By Kafia A. Hosh
Washington Post Staff Writer
Sunday, May 3, 2009
George Mason University officials are planning this summer to gauge developers' interest in building a full-service GMU campus in Loudoun County, in the hope that the first phase of such a project could be completed in 2014, according to a report released last week.
The report, a feasibility study done by a George Mason consultant, will be presented to the Loudoun Board of Supervisors on Tuesday and to the Leesburg Town Council next week.
The study envisions a campus that GMU would operate in a partnership with Northern Virginia Community College, with the schools sharing facilities, and some students applying to GMU after completing one or two years at NOVA.
Without proposing specific sites, the report suggests that one model for the campus would be a program focused on health services training, with a location near a hospital or medical research center, and another model that would be a traditional university in downtown Leesburg or eastern Loudoun, possibly near a transit center.
The report's summary says the campus facilities could be built by a private developer and leased to GMU but does not include details on how the project could be funded or what it would cost.
Loudoun political and business leaders have long been interested in expanding the presence of George Mason, which has a satellite campus in Sterling. Two years ago, GMU officials considered opening a campus in Dulles South as part of a development that would have included thousands of new homes, but county supervisors later rejected the plan to increase the area's residential density.
The report says university officials intend to solicit proposals this summer from property owners interested in providing land for a campus, as well as from developers interested in integrating a campus into an existing project. It forecasts a long timeline, with the campus completed between 2018 and 2030.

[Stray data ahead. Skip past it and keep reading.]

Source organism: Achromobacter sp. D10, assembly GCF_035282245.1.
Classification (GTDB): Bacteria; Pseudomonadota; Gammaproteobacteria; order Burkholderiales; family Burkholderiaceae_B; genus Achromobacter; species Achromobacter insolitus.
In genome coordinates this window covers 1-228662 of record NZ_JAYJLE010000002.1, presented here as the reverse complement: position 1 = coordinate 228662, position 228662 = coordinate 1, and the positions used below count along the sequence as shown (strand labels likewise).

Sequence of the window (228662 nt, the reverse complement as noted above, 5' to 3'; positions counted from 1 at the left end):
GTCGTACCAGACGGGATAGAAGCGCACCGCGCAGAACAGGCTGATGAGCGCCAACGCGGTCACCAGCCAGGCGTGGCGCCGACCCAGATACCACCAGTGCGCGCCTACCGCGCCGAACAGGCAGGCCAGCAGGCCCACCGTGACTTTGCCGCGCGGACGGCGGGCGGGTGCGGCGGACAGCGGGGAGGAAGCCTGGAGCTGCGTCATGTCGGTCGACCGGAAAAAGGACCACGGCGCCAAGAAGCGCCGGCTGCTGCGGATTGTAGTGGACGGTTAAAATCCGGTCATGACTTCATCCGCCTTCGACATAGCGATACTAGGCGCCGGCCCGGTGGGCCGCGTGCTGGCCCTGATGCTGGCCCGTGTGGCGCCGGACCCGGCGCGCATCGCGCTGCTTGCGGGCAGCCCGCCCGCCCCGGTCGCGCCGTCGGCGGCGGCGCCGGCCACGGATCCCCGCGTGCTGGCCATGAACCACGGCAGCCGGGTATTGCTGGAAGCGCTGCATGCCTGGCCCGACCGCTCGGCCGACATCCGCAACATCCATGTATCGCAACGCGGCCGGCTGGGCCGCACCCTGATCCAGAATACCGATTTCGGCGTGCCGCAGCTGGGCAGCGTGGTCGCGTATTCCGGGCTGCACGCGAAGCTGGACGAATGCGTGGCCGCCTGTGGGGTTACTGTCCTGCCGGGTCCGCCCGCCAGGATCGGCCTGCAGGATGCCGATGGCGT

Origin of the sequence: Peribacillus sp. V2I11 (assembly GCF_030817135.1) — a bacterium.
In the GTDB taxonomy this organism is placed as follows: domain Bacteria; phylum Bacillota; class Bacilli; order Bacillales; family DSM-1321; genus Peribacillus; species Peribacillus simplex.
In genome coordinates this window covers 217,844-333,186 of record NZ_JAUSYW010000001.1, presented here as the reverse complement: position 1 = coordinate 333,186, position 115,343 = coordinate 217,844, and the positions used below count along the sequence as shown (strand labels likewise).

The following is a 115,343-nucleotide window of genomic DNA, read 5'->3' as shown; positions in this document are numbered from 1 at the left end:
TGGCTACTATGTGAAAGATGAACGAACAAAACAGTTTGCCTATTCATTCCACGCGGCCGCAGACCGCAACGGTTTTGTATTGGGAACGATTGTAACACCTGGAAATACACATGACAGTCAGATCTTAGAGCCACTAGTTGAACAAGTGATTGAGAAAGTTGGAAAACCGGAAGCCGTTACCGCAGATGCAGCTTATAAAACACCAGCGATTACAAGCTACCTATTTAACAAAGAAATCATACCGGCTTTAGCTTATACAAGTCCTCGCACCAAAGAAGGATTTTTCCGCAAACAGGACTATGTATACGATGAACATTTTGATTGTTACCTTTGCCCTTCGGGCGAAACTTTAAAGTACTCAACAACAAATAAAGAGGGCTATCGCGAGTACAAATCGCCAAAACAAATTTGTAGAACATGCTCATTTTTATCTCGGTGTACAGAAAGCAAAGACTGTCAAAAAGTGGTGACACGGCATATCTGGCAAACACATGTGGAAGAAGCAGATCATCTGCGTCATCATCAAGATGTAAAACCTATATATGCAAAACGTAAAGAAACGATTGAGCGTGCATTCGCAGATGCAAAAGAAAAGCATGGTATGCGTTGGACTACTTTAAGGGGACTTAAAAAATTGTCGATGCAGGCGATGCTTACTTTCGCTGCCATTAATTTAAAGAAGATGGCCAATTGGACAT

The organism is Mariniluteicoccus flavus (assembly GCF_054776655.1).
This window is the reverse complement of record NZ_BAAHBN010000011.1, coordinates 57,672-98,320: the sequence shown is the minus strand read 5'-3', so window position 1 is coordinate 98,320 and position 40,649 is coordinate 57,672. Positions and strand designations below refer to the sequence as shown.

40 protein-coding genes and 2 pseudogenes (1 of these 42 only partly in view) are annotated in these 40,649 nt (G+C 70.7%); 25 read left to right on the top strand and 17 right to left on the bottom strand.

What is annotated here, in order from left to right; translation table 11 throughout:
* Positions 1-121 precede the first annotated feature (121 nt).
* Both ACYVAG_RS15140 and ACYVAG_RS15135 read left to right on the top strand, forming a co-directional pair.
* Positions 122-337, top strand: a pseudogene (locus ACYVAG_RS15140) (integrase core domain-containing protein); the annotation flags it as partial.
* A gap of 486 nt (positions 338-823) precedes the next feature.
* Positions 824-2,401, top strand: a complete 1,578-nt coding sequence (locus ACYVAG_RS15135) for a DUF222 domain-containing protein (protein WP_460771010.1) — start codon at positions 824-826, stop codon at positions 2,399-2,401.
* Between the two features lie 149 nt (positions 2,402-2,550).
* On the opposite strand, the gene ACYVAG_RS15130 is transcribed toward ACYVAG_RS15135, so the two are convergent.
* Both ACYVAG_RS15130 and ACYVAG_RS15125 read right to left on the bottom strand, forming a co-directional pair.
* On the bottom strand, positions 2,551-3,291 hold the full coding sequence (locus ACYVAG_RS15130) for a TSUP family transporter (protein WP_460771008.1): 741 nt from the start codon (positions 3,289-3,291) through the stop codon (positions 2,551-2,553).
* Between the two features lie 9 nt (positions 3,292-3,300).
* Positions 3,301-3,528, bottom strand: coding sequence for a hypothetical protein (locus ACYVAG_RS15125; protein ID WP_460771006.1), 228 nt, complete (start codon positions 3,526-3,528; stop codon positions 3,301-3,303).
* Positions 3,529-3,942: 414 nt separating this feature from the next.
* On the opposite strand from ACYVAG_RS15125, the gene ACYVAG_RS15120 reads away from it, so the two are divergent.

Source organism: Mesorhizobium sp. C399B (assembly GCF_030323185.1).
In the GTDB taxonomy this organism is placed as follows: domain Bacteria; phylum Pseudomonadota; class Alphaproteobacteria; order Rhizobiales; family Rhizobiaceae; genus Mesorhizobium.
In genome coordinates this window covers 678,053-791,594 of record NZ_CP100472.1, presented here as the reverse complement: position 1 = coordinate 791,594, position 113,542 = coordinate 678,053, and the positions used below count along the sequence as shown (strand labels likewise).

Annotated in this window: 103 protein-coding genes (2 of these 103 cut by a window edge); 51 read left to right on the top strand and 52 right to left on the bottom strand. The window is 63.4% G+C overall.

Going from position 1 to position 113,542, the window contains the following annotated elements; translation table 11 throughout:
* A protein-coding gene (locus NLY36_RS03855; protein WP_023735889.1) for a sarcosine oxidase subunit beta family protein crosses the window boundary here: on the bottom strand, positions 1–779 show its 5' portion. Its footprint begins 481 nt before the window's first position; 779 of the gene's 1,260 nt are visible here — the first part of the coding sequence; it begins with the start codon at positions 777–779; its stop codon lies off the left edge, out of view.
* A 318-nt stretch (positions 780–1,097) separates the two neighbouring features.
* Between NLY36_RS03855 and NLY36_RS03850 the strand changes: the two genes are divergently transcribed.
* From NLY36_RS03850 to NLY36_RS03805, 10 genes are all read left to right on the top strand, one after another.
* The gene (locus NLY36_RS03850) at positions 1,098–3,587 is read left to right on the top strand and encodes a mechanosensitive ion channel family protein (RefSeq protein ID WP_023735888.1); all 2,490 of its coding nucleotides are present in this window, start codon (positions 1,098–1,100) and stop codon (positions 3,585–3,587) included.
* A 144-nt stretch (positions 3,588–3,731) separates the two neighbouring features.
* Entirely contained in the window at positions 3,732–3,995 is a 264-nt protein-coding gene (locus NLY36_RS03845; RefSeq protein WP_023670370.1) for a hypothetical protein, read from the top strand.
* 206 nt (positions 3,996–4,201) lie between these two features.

Jerald P. Coughter, executive officer of George Mason's Loudoun campus, said in an interview last week that a fully developed campus would accommodate about 5,000 students and that fewer than half that number would be enrolled when the first phase was completed in 2014.
A new campus would serve the needs of the Loudoun business community, which has expressed interest in having nearby training programs for its employees, Coughter said. He said the campus would be a place where employees with a wide range of career backgrounds could obtain degrees or update certifications.
"It's not just for people who are professionals who need to go back and get an MBA," Coughter said.
From GMU's perspective, expanding in Loudoun makes sense as the region's student population rises and space is tight at public universities, Coughter said. He noted that according to a recent George Mason study, the number of college-bound high school students in the region will reach 40,000 by 2012, and about 25,000 of them will attend a four-year college. The study included students from Loudoun, Fairfax, Prince William and Fauquier counties, Winchester and nearby counties in West Virginia.
The study on building a GMU campus in Loudoun was presented April 23 at a closed meeting of an ad hoc committee that includes GMU officials, the chairman and vice chairman of the Board of Supervisors, the mayor and vice mayor of Leesburg, and representatives of the Loudoun public school system and the business community.
Leesburg Vice Mayor Katie Sheldon Hammler said she hopes the town is eventually selected as the campus site. Leesburg's old-town charm would make it an appropriate setting for a university, she said.
She said students from the campus would breathe new life into the downtown area, creating more foot traffic and boosting sales at shops and restaurants.
"We would love to see the downtown as an epicenter of an academic village," Hammler said. "We're very much a college town in need of a campus."